The Yueyang Tower stands on the west gate of the Yueyang city wall, facing the Junshan Island in the distance, and linking the Yangtze River to the north and the Xiangjiang River to the south. Standing on the tower, one can gaze at the distant view of the mists and ripples of the Dongting Lake, with boats sailing on the vast lake. Yueyang Tower is listed as one of the Three Great Towers in China, along with the Yellow Crane Tower in Wuhan and the Prince Teng Pavilion in Nanchang. It has long enjoyed the reputation of being the “first tower under heaven”, since the Dongting Lake is known as the “first water under heaven.”
It is said that the site was originally an inspection platform for the general Lu Su of the Wu Kingdom (222-250AD) to train his naval troops. In the fifth year of Emperor Qingli’s reign in the Northern Song Dynasty (960-1127), Teng Zijing renovated the Yueyang Tower and invited his good friend Fan Zhongyan, a well-known writer, to compose an essay. In Fan’s essay, Remarks of Yueyang Tower, he not only described the wonderful scenery, but also wrote the famous lines of “one should be the first to bear hardship, and the last to enjoy comforts”, indicating his concerns for the country and people. His words won the tower great fame, and have been deeply rooted in the Chinese people’s mind from generation to generation. After numerous renovations, the current structure was rebuilt in 1867 in the Qing Dynasty (1644-1911).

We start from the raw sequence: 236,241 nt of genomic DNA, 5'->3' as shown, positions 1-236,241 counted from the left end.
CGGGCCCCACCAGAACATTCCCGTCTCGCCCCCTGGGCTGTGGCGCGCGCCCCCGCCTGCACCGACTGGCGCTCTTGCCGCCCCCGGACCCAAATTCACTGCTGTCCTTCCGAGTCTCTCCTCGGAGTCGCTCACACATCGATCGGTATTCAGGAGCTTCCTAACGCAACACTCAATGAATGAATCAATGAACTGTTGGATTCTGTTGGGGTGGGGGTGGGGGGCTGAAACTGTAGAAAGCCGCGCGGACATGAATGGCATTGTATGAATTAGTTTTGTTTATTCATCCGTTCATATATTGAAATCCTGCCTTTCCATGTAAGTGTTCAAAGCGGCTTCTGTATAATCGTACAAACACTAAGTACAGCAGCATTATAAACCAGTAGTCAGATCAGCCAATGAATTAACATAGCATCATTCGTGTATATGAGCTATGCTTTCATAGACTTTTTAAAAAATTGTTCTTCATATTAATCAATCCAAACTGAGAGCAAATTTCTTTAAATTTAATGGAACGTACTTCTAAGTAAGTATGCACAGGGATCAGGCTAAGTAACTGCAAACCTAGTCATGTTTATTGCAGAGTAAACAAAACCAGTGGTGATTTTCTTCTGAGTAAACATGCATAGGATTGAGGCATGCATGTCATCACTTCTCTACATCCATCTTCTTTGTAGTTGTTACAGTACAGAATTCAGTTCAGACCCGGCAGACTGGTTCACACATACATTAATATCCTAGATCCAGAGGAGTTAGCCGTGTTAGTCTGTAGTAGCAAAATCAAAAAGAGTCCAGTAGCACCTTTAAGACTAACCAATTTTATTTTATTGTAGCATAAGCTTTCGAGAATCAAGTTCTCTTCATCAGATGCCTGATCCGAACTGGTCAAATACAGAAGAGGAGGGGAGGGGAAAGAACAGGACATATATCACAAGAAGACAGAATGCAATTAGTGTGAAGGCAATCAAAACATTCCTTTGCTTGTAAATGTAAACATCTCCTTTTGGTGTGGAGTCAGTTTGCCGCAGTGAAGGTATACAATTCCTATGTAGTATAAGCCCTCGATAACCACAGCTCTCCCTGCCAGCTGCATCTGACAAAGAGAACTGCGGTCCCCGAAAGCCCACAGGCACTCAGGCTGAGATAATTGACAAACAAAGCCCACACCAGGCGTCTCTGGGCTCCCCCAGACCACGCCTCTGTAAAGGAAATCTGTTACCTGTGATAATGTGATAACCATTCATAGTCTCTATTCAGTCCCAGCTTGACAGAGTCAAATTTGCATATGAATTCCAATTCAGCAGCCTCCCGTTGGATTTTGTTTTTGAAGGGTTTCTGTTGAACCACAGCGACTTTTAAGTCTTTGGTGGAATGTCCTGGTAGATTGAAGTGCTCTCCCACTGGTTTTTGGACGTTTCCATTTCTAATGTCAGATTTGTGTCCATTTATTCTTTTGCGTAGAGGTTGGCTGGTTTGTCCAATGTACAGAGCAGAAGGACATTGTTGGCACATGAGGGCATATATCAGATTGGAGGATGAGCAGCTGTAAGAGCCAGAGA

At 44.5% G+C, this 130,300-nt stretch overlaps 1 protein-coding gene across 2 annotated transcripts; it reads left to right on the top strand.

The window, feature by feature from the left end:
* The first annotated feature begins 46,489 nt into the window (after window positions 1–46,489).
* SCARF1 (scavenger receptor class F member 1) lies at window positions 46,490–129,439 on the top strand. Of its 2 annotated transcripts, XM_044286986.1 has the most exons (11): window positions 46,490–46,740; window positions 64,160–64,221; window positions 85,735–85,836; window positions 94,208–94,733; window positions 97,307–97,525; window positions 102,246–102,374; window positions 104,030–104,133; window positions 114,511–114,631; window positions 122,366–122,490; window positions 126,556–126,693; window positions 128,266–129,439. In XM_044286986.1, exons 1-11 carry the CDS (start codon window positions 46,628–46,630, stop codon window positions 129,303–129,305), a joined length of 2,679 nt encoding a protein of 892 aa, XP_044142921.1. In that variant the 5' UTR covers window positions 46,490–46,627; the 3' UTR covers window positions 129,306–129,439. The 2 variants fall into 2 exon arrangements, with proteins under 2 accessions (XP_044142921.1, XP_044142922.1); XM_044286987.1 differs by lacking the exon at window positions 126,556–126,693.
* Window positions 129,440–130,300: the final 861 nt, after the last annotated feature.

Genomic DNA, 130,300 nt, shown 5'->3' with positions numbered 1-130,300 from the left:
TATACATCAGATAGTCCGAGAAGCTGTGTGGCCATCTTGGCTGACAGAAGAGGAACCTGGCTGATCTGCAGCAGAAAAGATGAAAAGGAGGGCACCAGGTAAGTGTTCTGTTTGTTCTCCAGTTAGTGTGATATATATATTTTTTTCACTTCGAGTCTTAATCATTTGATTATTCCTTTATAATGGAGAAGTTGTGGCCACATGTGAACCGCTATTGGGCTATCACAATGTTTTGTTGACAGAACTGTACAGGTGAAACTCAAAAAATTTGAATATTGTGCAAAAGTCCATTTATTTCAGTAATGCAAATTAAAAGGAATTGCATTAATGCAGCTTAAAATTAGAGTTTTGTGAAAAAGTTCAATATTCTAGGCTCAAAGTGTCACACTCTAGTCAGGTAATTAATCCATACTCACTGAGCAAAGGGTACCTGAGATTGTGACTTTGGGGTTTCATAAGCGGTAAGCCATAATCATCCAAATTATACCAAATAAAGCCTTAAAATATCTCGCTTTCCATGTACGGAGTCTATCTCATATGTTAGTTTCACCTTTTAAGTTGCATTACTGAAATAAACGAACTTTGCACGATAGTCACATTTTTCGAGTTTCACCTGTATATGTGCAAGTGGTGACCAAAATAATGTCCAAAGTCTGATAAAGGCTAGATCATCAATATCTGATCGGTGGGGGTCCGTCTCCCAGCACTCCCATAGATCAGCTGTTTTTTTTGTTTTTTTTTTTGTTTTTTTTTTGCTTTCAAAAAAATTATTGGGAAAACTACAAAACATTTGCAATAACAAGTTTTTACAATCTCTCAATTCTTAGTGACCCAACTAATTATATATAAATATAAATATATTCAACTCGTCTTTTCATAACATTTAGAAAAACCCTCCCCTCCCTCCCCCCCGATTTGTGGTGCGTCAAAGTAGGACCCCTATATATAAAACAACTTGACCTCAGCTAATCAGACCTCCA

The Yueyang Tower has its special architectural features. Its main building has three stories and is 15 meters in height, with four huge nanmu pillars supporting the whole building, twelve round log columns supporting the second floor, and another twelve catalpa pillars supporting the roof. Constructed of wood with interlocking brackets that require no nails, the main building is as steady as a monolith. Its roof looks like a general’s helmet, grand and unique. On the right side of the main building is the Thrice Drunken Pavilion, named after a legend describing Immortal Lu Dongbin who got drunk here three times. On the left side is the Fairy Plum Blossom Pavilion. It is said that a flagstone was excavated during the Emperor Chongzhen’s reign of the Ming Dynasty (1368-1644). The lines on the stone resemble withered plum blossoms and were regarded as hand drawings of immortals; thus called the area Fairy Plum Blossom Pavilion. Housed in the tower is a wooden screen written by famous calligrapher Zhang Zhao of the Qing Dynasty. Fan Zhongyan’s remarks of Yueyang Tower are inscribed on the screen, which remind visitors of his famous lines.